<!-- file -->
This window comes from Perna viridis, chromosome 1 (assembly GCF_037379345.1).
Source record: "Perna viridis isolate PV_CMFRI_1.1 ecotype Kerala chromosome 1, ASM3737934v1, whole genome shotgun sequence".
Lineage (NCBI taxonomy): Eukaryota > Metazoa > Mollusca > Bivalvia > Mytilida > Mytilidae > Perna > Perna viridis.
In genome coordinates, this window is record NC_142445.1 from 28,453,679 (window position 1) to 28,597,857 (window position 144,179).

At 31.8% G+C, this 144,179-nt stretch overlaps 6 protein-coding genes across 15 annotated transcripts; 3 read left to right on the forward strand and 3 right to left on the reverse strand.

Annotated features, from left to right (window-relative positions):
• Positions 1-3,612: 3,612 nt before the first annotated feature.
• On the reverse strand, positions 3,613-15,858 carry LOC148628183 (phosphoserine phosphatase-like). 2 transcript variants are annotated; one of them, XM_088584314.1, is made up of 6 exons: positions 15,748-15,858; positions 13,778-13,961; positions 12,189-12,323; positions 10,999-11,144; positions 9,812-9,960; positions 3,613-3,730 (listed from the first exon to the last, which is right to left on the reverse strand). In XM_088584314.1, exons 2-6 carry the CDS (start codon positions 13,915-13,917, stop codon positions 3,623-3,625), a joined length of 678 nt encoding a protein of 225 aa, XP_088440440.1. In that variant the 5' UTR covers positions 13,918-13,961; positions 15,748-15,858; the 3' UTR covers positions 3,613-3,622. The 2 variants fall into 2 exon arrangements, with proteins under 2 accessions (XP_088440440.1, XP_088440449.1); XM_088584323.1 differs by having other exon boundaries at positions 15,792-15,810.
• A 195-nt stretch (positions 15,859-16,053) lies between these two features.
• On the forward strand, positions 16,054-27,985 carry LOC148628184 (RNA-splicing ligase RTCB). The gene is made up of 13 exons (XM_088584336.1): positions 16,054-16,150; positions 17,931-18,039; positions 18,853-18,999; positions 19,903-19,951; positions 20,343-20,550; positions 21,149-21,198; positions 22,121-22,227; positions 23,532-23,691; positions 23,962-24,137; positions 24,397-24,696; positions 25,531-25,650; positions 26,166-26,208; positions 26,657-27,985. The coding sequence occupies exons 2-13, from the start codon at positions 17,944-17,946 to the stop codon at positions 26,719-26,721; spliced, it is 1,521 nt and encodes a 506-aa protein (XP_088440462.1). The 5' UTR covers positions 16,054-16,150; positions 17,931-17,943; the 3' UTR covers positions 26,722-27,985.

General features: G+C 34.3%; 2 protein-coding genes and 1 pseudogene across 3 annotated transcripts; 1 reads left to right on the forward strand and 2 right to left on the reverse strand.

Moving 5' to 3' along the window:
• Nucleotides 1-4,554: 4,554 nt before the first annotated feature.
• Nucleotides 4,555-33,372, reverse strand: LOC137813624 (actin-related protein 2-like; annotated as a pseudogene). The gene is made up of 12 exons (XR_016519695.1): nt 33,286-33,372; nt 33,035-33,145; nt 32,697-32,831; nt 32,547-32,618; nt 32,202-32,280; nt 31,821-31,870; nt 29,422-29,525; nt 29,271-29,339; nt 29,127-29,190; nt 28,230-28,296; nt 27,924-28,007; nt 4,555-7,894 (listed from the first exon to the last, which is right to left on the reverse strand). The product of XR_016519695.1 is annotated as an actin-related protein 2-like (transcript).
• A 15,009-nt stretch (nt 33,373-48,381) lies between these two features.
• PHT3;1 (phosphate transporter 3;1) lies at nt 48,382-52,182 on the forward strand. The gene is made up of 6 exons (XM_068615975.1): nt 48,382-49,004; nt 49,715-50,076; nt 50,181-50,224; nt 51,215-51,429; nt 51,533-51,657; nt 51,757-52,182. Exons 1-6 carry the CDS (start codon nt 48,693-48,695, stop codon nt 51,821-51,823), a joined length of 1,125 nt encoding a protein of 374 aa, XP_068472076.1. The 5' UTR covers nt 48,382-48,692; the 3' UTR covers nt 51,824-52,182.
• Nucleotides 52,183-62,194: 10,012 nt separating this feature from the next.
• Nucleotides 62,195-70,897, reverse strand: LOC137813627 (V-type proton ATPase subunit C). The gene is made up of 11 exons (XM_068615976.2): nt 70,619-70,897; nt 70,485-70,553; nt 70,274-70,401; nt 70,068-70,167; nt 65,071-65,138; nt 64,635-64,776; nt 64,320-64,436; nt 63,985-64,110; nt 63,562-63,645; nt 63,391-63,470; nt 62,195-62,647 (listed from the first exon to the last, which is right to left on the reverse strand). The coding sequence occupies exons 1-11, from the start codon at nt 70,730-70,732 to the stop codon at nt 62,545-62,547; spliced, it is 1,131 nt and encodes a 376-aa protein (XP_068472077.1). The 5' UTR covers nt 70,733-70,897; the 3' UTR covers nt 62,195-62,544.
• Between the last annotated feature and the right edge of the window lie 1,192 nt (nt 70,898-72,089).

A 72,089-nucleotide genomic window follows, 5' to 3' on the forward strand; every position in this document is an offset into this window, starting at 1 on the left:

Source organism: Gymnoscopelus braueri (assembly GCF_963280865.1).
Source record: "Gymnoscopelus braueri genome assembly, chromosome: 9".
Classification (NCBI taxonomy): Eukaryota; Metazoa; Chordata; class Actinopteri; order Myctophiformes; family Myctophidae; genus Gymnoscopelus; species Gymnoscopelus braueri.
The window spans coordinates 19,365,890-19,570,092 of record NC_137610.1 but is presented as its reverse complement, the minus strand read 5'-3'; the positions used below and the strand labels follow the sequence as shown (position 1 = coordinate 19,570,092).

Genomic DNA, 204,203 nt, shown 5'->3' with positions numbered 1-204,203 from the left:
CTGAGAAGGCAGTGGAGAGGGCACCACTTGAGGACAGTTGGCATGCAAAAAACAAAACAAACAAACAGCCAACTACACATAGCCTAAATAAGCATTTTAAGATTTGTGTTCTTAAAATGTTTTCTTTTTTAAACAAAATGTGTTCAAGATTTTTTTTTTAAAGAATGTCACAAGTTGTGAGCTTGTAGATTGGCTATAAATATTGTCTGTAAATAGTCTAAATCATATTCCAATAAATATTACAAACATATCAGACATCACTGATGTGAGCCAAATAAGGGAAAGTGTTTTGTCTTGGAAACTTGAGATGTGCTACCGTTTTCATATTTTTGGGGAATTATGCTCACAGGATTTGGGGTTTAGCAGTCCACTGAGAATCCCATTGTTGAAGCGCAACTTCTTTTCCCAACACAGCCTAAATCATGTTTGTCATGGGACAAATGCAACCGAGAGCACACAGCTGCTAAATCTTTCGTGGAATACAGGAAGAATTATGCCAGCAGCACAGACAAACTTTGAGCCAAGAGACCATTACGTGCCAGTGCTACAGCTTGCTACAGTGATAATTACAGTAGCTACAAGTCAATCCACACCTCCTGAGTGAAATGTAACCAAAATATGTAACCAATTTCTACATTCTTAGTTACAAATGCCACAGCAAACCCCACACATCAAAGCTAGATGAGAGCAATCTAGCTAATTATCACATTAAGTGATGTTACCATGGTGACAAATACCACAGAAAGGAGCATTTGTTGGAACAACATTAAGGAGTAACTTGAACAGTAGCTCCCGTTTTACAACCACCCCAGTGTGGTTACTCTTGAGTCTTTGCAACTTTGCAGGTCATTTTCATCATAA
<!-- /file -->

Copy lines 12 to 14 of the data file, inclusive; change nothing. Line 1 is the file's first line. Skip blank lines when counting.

Moving 5' to 3' along the window:
• Nucleotides 1-4,554: 4,554 nt before the first annotated feature.
• Nucleotides 4,555-33,372, reverse strand: LOC137813624 (actin-related protein 2-like; annotated as a pseudogene). The gene is made up of 12 exons (XR_016519695.1): nt 33,286-33,372; nt 33,035-33,145; nt 32,697-32,831; nt 32,547-32,618; nt 32,202-32,280; nt 31,821-31,870; nt 29,422-29,525; nt 29,271-29,339; nt 29,127-29,190; nt 28,230-28,296; nt 27,924-28,007; nt 4,555-7,894 (listed from the first exon to the last, which is right to left on the reverse strand). The product of XR_016519695.1 is annotated as an actin-related protein 2-like (transcript).